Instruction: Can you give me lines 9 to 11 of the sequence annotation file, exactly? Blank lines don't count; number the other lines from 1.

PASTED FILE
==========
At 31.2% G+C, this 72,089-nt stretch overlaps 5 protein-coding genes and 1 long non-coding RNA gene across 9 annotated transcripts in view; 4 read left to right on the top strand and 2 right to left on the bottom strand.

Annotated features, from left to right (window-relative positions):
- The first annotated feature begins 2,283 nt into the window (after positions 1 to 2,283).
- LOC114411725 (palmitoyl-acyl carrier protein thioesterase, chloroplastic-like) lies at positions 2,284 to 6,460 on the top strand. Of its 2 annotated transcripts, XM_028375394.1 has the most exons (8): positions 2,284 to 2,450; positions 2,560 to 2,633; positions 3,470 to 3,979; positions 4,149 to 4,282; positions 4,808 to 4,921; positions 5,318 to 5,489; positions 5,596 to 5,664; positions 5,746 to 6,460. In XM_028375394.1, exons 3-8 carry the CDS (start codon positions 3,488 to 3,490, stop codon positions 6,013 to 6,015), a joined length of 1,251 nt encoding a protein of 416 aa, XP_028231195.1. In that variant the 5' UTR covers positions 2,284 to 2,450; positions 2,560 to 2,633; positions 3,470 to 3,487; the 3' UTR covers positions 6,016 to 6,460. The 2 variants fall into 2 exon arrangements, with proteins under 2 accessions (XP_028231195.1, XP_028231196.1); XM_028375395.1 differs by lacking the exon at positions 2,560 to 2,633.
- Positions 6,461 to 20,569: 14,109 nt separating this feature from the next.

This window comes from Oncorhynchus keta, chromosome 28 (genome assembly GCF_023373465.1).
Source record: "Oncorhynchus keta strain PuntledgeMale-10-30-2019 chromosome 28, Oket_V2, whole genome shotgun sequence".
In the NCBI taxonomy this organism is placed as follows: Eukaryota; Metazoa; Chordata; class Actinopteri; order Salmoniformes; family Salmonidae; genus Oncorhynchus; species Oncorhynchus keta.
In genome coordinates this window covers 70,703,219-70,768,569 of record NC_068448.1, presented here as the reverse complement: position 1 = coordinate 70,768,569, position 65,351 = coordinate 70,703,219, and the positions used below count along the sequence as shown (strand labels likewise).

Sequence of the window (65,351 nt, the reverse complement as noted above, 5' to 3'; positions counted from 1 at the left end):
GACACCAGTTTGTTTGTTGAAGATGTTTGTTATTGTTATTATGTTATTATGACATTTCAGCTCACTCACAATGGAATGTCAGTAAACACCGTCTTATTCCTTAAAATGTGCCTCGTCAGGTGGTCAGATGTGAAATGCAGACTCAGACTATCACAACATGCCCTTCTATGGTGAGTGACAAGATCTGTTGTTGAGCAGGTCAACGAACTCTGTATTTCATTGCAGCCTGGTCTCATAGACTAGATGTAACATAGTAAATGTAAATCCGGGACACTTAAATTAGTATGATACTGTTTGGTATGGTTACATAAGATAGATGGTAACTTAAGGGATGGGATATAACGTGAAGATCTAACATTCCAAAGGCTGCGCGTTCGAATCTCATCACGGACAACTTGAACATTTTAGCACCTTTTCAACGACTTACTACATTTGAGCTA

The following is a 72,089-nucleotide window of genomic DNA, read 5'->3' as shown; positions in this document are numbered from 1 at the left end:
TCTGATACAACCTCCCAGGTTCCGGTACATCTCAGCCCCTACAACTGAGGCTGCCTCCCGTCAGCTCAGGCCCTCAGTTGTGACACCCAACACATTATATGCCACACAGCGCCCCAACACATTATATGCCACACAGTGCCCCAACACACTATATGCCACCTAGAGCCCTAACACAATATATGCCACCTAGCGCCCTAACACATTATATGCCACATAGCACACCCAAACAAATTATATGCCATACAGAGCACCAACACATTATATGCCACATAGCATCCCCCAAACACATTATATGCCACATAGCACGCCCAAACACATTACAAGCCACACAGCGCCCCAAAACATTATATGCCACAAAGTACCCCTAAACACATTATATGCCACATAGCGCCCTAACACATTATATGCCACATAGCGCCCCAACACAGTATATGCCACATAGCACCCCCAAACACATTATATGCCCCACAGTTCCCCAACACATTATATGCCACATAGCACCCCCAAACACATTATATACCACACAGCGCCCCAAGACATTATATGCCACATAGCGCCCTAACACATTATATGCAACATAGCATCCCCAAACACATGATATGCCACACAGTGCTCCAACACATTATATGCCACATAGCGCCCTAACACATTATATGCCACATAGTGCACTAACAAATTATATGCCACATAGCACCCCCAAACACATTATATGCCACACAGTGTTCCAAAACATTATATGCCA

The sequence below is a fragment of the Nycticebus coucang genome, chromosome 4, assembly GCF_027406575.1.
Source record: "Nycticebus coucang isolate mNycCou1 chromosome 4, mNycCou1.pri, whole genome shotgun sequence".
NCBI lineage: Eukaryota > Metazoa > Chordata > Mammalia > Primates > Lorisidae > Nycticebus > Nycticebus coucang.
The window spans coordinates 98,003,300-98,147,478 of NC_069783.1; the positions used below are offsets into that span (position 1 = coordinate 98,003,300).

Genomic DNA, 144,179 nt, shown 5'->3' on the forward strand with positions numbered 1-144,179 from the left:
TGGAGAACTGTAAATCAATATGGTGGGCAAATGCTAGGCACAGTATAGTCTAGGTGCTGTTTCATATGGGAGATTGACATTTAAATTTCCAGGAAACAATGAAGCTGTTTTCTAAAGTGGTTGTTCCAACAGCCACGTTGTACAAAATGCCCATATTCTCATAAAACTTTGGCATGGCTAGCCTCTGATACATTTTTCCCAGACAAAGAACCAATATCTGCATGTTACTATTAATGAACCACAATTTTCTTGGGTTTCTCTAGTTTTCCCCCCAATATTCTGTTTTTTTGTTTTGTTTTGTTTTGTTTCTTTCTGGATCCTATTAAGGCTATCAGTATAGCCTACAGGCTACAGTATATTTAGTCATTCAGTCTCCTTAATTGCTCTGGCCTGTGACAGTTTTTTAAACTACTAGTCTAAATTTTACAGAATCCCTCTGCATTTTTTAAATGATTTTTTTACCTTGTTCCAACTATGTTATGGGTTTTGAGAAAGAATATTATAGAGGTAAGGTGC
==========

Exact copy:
In genome coordinates this window covers 70,703,219-70,768,569 of record NC_068448.1, presented here as the reverse complement: position 1 = coordinate 70,768,569, position 65,351 = coordinate 70,703,219, and the positions used below count along the sequence as shown (strand labels likewise).

Sequence of the window (65,351 nt, the reverse complement as noted above, 5' to 3'; positions counted from 1 at the left end):
GACACCAGTTTGTTTGTTGAAGATGTTTGTTATTGTTATTATGTTATTATGACATTTCAGCTCACTCACAATGGAATGTCAGTAAACACCGTCTTATTCCTTAAAATGTGCCTCGTCAGGTGGTCAGATGTGAAATGCAGACTCAGACTATCACAACATGCCCTTCTATGGTGAGTGACAAGATCTGTTGTTGAGCAGGTCAACGAACTCTGTATTTCATTGCAGCCTGGTCTCATAGACTAGATGTAACATAGTAAATGTAAATCCGGGACACTTAAATTAGTATGATACTGTTTGGTATGGTTACATAAGATAGATGGTAACTTAAGGGATGGGATATAACGTGAAGATCTAACATTCCAAAGGCTGCGCGTTCGAATCTCATCACGGACAACTTGAACATTTTAGCACCTTTTCAACGACTTACTACATTTGAGCTA